I recently received an email from a teen that I speak with that piqued my interest. I thought I’d share it with you:
My friend (17 yo girl) isn’t allowed on Facebook because she has helicopter parents. She has one anyway under a pseudonym. She is also battling depression and has been going through many therapists. When I saw her a few days ago, she excitedly told me about how great her new therapist was. Her therapist lets her go on Facebook during the sessions. While she uses Facebook, the therapist watches her use the site. They have discussions around her photos and her friend’s status updates. Apparently this is how the majority of her therapy sessions begin. This friend is prone to exaggeration, but the way she told the story passed my personal bullshit filter.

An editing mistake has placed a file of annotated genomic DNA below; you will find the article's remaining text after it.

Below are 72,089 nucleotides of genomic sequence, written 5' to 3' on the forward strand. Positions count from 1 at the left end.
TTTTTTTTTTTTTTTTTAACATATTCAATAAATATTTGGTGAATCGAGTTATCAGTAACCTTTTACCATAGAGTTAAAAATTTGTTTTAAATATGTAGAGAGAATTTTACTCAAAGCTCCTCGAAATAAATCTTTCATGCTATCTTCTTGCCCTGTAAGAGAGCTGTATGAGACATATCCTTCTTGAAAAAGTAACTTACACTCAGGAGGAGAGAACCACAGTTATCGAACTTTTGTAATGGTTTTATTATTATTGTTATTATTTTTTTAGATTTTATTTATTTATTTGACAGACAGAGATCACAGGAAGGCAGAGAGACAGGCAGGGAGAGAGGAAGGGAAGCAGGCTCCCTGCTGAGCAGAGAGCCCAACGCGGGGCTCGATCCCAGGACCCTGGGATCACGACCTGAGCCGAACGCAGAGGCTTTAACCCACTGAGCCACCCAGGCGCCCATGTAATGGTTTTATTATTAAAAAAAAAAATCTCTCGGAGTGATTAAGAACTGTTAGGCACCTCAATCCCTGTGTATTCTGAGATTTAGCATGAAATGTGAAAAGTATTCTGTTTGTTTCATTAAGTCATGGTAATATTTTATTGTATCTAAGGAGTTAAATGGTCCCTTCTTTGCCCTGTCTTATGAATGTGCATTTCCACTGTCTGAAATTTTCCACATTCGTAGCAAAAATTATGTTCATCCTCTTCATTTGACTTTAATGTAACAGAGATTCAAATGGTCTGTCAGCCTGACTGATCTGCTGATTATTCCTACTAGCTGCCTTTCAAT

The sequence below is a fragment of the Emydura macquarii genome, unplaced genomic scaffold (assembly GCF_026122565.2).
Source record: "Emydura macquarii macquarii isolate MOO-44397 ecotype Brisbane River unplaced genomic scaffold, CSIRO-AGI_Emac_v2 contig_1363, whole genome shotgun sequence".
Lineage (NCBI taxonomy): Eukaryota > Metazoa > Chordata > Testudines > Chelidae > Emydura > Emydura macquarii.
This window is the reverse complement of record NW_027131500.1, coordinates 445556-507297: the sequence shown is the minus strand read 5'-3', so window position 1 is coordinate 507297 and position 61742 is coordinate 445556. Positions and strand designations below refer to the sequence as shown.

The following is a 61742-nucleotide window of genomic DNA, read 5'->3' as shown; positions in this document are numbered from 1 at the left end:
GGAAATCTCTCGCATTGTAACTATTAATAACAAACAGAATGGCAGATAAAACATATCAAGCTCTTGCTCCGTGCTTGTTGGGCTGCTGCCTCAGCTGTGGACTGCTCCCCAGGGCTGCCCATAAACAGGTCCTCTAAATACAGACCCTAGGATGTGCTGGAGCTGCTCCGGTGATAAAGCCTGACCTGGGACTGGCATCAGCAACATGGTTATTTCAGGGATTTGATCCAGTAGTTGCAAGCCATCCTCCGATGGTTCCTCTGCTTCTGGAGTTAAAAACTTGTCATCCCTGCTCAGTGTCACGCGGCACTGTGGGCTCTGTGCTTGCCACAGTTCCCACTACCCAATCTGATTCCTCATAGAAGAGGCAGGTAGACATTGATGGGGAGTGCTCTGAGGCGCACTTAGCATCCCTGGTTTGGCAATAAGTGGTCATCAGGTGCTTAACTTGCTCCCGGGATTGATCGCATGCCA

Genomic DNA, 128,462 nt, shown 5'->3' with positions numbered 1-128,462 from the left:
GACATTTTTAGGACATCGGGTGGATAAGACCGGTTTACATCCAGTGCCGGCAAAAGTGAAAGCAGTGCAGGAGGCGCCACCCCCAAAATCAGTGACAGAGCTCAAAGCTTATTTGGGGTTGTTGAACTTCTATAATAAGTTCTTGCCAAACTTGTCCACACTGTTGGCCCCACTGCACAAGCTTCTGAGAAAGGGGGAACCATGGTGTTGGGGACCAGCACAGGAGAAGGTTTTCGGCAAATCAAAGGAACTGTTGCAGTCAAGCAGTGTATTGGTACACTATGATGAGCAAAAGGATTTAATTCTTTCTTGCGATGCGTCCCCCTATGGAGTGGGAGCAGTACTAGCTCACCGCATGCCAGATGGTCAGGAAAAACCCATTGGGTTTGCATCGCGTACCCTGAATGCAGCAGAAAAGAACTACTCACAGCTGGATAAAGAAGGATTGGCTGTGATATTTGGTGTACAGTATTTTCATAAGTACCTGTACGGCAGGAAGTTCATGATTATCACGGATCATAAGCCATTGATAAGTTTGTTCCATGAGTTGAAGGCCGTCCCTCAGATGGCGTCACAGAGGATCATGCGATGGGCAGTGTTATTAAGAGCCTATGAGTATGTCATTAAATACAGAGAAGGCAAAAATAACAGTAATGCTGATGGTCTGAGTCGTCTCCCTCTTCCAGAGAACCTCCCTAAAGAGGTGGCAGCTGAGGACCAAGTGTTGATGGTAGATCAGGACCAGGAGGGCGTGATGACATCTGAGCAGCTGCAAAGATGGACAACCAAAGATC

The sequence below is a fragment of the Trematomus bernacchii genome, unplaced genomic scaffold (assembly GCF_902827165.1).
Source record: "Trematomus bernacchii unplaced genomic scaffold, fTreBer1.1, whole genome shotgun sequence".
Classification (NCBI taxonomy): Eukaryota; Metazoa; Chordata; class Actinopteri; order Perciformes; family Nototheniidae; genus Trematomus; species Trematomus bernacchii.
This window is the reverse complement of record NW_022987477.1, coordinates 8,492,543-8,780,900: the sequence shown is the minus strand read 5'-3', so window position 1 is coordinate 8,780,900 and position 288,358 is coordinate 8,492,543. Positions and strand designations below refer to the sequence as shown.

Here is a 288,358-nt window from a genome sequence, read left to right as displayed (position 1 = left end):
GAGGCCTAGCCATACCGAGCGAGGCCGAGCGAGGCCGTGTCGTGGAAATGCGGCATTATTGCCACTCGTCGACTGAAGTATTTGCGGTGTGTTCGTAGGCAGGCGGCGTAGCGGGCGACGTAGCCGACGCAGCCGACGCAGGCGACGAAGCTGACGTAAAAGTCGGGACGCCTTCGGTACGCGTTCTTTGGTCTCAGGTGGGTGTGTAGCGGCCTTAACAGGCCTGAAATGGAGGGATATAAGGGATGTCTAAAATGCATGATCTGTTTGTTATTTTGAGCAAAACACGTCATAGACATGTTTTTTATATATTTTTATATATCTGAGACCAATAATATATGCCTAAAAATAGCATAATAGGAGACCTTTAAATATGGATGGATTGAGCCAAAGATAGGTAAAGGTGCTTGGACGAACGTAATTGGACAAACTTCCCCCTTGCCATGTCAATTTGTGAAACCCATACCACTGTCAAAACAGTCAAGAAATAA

I regularly hear parents talk about how they want to keep their kids off of Facebook for any number of reasons. It kills me to hear this because they don’t understand that their pushing their kids to choose between social status and parental obedience. I don’t know whether or not this story is true, but it wouldn’t surprise me. I’ve watched too many teens be pushed into a corner by over-protective parents who think that they’re doing the right thing for their kids. But there’s nothing like social ostracization to increase depression. And I’ve heard too many stories from teens’ therapists about how parents are often a huge part of the problem.
If you’re a parent, please think twice before you get all control-freak on your teen kids. They need space to engage with friends in a healthy manner. And regardless of how you grew up, that means the Internet today. Exclusion isn’t a solution.
Image source: Juan Ferr Alvarez